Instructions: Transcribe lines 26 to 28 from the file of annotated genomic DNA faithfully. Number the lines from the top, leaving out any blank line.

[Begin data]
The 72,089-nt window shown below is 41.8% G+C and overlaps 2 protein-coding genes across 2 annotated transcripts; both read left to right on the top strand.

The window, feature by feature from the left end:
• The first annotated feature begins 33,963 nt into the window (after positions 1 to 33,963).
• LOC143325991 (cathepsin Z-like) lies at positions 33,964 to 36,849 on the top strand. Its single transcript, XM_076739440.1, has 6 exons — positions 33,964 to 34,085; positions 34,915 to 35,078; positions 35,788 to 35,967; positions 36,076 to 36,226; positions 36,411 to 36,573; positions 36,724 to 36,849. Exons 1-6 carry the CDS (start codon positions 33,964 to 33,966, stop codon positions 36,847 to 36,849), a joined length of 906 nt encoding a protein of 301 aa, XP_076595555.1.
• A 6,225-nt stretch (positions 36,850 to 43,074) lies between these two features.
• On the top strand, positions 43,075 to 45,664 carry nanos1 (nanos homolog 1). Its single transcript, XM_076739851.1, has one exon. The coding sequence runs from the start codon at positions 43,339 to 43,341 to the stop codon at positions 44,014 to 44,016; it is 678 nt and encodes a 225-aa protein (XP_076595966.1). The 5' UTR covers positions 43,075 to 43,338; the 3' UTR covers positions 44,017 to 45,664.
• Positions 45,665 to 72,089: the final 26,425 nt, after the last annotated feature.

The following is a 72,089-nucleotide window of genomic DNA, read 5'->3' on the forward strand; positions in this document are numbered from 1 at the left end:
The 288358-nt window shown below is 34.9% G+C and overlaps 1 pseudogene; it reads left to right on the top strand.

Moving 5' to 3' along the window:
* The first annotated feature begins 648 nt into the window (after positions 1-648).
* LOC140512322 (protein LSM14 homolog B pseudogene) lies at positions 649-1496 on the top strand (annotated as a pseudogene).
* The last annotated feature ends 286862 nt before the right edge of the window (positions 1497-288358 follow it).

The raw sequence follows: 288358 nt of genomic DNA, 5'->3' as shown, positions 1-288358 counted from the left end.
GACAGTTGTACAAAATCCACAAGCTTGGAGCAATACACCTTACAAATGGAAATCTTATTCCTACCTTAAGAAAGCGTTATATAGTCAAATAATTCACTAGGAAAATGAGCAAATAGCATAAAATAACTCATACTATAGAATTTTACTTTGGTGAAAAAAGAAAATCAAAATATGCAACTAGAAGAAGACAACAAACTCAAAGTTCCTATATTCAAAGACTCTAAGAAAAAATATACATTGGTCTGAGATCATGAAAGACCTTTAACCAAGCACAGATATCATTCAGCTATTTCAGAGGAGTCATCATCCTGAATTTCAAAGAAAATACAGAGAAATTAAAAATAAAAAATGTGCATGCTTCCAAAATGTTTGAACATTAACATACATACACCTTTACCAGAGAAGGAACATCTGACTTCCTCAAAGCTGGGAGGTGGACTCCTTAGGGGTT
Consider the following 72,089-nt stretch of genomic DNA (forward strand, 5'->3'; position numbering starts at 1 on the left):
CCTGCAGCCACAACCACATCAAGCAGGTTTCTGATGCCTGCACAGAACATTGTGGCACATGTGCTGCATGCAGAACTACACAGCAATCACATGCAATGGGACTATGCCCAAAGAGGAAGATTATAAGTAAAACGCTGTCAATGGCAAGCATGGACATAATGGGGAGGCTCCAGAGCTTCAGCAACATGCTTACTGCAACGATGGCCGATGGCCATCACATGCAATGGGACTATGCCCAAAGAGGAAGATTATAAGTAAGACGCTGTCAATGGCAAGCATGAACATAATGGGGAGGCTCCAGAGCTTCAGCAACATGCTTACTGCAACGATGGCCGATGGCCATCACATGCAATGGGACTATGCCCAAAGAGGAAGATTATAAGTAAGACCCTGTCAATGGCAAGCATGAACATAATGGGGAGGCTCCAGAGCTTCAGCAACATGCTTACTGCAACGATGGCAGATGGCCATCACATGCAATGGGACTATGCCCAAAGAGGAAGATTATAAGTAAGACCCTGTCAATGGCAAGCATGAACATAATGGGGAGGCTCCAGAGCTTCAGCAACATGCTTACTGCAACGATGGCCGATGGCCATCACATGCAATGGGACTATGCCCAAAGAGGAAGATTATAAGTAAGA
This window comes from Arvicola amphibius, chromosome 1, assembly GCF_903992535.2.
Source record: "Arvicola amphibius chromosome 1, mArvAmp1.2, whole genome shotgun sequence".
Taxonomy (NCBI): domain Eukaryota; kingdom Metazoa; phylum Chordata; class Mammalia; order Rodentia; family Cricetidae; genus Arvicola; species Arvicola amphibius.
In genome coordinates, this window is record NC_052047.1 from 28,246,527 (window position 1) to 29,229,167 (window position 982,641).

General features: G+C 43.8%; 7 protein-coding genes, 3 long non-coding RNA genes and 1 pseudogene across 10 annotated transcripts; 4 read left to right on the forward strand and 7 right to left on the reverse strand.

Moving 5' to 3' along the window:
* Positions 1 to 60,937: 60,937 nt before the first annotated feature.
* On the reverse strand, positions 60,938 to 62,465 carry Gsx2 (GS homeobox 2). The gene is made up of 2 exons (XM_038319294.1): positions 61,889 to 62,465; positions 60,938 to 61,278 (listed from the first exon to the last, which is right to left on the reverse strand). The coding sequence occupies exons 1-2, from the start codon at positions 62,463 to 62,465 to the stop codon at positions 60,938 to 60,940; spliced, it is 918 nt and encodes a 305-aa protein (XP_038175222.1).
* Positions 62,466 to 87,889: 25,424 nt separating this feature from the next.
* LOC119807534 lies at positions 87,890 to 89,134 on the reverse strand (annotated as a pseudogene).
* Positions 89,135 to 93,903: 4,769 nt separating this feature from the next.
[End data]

* Positions 62,466 to 87,889: 25,424 nt separating this feature from the next.
* LOC119807534 lies at positions 87,890 to 89,134 on the reverse strand (annotated as a pseudogene).
* Positions 89,135 to 93,903: 4,769 nt separating this feature from the next.